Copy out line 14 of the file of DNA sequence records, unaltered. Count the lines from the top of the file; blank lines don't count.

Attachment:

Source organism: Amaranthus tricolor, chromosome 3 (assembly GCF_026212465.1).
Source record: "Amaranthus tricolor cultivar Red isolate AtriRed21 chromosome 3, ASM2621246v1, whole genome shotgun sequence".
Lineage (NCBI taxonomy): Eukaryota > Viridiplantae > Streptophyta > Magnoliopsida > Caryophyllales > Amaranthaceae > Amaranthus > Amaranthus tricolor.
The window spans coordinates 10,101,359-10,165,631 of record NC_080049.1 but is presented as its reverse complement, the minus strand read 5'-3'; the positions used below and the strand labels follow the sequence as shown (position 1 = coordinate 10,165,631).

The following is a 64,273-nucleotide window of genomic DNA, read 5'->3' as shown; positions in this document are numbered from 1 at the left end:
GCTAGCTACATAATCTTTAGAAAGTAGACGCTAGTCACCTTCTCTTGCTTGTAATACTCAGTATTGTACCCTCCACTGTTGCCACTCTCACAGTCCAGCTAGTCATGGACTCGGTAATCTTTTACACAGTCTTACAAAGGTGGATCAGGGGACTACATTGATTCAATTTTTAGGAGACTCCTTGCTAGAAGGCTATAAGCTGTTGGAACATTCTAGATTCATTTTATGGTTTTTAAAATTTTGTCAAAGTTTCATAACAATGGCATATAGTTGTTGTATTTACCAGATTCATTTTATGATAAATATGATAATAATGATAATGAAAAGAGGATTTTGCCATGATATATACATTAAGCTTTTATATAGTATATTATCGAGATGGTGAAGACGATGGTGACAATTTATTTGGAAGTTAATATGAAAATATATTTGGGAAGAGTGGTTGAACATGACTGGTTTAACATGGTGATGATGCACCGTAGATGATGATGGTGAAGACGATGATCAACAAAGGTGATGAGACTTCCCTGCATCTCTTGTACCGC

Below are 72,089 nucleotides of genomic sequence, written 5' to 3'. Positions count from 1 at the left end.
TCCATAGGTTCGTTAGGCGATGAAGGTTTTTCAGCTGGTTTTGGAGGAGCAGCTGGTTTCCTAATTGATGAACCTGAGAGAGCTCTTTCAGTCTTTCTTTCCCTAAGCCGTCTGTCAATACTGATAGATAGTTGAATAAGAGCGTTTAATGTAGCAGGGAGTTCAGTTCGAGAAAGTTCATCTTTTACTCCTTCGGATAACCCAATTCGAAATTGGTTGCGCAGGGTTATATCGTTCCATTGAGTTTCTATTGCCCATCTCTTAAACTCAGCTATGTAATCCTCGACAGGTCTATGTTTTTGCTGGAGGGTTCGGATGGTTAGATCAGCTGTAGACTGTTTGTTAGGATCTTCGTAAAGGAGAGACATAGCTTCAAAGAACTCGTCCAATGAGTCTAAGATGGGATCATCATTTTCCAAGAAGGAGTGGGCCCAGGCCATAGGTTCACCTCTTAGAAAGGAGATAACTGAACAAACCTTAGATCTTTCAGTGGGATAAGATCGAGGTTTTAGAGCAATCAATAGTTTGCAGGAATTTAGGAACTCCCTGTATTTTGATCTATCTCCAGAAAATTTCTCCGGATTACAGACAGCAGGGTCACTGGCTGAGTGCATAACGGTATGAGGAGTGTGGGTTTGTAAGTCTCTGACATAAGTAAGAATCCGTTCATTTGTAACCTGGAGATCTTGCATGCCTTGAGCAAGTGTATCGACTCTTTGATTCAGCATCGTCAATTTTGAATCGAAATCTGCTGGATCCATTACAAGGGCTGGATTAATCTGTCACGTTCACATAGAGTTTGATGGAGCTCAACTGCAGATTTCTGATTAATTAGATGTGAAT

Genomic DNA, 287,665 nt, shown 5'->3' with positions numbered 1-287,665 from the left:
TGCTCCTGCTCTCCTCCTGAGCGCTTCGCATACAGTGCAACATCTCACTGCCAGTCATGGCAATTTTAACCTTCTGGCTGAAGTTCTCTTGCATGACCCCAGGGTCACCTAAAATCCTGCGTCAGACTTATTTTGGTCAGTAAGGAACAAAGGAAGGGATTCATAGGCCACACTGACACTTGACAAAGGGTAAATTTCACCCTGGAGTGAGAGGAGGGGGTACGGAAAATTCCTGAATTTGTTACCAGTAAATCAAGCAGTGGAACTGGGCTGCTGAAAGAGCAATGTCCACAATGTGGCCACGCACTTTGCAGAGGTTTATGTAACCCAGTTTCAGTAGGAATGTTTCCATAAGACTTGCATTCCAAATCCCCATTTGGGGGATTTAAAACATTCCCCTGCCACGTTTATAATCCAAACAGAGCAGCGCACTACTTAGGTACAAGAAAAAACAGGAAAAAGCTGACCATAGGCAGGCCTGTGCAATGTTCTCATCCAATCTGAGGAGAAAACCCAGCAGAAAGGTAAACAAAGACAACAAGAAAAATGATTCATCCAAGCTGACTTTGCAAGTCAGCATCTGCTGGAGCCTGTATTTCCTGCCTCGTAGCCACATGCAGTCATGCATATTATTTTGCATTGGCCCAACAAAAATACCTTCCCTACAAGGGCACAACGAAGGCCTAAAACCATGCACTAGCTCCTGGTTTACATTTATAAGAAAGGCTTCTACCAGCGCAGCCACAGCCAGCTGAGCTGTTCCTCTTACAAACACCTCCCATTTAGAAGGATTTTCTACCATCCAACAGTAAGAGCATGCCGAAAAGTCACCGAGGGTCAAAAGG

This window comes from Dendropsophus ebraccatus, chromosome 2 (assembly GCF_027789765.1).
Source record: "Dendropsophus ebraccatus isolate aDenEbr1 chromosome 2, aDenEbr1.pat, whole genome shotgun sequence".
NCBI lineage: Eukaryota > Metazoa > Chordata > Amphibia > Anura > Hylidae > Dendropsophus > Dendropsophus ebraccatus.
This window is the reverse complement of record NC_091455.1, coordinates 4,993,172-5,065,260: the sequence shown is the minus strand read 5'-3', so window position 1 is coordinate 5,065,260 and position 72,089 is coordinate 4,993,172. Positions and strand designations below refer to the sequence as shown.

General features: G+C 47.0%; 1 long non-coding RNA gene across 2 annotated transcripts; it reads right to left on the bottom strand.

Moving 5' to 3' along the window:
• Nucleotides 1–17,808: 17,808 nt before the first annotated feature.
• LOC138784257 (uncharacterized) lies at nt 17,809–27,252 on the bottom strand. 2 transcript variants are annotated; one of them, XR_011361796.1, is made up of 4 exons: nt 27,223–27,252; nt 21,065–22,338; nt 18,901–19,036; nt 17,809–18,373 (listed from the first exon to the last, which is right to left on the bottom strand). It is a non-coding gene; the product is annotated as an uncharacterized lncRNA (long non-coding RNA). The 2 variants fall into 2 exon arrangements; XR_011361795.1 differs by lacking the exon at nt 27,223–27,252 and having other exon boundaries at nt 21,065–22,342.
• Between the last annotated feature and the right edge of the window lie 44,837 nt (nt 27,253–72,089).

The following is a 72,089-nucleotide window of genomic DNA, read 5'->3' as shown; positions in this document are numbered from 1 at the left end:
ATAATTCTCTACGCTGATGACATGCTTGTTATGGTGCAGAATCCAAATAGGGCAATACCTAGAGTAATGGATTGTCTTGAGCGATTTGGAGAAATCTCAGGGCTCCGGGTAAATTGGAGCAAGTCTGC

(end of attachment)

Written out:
This window is the reverse complement of record NC_091455.1, coordinates 4,993,172-5,065,260: the sequence shown is the minus strand read 5'-3', so window position 1 is coordinate 5,065,260 and position 72,089 is coordinate 4,993,172. Positions and strand designations below refer to the sequence as shown.